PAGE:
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For as long as you are committed to making your cat healthy (twice a day insulin shots and regular monitoring of blood sugar), then your pussy cat can live a long and happy life.

Just let you know, among cat breeds, Burmese cat seems to be the one that scores the highest in being at risk of having diabetes.

What can you do to prevent cat diabetes? By maintaining an ideal weight and feeding your pet with food that is high in protein and low in carbohydrates. Plus, of course, providing your cat with toys for exercise stimulation.

3. Heartworm

This is a blood-borne parasite nematode (roundworm), that is commonly referred to as cat heartworm.

Heartworms are spread through mosquito bites that carry the heartworm larvae. The larvae migrate into your cat’s heart and pulmonary arteries.

If you notice that your cat pants spontaneously, one of the possible causes is heartworm disease in cats.

Regardless of whether your cat stays indoor or outdoor, the risk of heartworm is the same.

Not to disappoint you, but there is no cure yet for cat heartworm disease. But, it does not mean though that your pet’s life will be shortened. For as long as it is given medical care like anti-inflammatory and breathing aid meds, then your fur baby should be fine.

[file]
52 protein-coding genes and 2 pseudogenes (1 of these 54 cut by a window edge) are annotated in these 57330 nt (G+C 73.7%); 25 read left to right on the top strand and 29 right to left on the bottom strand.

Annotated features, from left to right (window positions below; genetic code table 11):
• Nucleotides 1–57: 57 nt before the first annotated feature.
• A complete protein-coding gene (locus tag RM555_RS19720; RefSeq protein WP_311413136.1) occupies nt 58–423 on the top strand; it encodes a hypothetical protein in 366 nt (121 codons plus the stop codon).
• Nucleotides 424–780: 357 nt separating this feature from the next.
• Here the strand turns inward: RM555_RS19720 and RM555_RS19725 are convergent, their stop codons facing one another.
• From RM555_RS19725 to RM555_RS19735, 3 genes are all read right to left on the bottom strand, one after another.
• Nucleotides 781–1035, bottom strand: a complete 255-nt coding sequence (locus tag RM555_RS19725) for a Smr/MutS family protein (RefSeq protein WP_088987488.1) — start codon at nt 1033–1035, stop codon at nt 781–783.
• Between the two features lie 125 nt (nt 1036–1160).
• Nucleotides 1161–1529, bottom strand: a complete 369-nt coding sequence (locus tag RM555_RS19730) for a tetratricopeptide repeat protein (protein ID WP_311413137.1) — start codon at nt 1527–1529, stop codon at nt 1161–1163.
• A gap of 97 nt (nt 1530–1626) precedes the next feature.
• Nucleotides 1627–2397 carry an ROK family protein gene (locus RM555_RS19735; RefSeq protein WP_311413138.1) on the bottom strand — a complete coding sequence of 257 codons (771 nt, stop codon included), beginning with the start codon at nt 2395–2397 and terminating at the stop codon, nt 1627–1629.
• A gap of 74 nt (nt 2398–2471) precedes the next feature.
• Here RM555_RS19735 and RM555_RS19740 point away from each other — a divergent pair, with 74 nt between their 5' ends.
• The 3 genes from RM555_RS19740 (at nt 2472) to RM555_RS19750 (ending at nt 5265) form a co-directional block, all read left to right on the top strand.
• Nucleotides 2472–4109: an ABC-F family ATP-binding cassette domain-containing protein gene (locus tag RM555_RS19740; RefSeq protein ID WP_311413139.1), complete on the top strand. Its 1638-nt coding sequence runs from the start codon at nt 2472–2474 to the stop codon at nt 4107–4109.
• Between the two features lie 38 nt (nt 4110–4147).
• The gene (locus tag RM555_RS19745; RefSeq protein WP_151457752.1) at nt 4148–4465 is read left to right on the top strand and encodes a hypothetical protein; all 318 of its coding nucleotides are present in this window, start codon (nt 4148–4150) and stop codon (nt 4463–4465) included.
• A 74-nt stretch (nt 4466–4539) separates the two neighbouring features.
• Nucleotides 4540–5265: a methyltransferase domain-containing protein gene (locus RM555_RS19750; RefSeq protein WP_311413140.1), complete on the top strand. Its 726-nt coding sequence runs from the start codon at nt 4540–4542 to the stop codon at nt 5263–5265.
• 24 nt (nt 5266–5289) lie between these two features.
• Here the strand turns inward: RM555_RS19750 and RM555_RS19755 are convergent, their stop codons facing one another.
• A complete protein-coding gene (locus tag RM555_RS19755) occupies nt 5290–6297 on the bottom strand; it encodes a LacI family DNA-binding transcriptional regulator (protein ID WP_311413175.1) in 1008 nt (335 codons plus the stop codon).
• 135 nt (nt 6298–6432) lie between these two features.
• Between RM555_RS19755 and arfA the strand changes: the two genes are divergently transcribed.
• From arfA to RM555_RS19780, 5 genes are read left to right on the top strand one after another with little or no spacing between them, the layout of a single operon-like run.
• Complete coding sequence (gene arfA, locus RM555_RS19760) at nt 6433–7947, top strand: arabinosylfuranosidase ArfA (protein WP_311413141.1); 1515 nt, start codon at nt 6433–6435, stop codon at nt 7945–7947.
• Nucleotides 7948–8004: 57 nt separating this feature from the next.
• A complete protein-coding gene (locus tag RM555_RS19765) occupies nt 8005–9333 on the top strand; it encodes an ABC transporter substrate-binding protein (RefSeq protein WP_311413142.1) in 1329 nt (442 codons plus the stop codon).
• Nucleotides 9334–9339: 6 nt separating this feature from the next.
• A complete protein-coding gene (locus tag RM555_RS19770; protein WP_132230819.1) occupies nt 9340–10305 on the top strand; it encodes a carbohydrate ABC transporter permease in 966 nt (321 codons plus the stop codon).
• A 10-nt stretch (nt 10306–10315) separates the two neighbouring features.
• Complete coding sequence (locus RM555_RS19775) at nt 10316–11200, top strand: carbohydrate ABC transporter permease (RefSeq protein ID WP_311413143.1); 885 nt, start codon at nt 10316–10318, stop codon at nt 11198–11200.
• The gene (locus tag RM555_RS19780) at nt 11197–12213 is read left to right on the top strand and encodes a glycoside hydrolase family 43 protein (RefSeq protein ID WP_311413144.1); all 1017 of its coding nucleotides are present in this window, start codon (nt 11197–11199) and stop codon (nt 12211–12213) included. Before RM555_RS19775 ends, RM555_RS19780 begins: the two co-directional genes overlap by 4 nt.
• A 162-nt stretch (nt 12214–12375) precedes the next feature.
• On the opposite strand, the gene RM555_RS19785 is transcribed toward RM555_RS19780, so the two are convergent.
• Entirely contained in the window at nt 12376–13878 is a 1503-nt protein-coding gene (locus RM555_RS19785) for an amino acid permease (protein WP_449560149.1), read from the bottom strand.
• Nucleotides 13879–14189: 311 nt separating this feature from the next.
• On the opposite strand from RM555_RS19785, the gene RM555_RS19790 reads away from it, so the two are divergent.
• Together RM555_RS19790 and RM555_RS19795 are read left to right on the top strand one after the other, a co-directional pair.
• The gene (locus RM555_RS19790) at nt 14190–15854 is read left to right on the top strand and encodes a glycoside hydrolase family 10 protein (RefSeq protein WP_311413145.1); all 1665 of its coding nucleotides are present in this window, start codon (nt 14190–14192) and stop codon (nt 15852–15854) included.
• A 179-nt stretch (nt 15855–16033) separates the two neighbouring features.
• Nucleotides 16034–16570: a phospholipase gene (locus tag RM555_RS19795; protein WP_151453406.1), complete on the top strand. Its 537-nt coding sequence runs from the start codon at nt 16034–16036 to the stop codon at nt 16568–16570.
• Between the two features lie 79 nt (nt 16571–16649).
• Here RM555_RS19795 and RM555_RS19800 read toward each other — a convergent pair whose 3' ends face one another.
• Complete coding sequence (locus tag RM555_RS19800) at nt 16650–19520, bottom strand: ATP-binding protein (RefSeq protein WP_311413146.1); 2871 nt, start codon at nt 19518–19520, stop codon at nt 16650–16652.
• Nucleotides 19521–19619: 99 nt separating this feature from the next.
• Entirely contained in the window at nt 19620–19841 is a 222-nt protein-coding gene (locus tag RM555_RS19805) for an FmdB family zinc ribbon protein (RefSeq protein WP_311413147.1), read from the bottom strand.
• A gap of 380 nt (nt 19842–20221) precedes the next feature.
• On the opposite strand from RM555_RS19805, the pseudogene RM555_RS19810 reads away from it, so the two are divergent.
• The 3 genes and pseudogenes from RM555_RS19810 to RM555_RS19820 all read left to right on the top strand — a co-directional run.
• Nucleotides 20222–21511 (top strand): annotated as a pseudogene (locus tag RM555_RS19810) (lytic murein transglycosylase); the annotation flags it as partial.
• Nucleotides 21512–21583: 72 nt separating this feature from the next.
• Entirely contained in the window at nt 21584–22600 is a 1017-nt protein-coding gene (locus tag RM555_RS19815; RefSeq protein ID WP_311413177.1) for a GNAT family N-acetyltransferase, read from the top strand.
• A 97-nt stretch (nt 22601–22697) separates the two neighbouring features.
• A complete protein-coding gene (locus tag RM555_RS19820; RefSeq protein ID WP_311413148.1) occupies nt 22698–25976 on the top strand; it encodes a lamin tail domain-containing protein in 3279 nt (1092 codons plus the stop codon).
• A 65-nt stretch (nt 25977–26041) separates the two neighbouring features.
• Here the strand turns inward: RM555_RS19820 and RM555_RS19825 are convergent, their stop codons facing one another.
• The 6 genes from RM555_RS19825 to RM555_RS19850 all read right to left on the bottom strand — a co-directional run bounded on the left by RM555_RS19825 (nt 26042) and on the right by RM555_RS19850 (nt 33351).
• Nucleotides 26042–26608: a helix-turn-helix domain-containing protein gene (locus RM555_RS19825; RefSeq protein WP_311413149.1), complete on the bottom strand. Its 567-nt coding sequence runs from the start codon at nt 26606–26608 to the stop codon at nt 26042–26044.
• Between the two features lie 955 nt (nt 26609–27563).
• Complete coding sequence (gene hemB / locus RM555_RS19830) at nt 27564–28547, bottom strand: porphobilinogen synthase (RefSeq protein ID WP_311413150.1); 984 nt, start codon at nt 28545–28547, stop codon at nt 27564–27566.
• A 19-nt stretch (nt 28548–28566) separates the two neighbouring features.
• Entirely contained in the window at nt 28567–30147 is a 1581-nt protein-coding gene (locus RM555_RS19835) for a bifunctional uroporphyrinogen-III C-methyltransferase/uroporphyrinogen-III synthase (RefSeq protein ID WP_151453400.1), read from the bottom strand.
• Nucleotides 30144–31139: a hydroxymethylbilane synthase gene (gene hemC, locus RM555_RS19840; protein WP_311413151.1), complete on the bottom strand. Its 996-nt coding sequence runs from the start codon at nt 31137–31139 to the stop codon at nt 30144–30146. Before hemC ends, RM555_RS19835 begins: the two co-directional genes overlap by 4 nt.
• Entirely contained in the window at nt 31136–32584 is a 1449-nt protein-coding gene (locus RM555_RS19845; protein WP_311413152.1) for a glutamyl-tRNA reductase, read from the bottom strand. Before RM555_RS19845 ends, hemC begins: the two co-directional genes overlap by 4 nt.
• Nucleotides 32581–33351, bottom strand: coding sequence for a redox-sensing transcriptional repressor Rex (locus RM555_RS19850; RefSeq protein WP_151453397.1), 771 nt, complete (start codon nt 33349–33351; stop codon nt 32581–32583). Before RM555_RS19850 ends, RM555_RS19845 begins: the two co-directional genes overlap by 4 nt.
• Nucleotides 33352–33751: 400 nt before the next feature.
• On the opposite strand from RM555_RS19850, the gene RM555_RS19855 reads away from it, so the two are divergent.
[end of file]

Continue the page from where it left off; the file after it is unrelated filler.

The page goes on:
Another good news is that though there are no meds that can fight off the disease, there are preventive meds for cat heartworm disease.

4. Congestive Heart Failure

This happens when your cat’s heart cannot pump enough blood supply to its body. The result is an accumulation of fluid into its lungs. This could be one of the reasons why it is very difficult for your cat to breathe normally, thus, leading to cat panting, coughing, and rapid breaths.

The problem with cats having this type of heart problem is their ability to hide their pains. Unlike dogs that may whine, your cat would prefer to suffer in silence. But, as a fur parent, one of the first things you will notice is its fast and labored breathing through its mouth.

Some of the causes of congestive heart failure in cats are thyroid problems, birth defects, and high blood pressure.

Treatment involves fluid drainage and blood vessel dilation meds.

5. Fever

If your feline baby has an infection or perhaps cancer, a rise in body temperature happens. One of the visible signs of fever is panting.

6. Pyothorax

A medical term of saying that there is pus within the chest cavity or the space that surrounds the lungs of your cat. As more pus accumulates, it squeezes the lungs making it very hard to breathe. This then leads to panting.

The condition is more common among younger cats.

There are various ways of treating this condition. Examples are oxygen therapy, pus removal in the chest cavity, and antibiotics.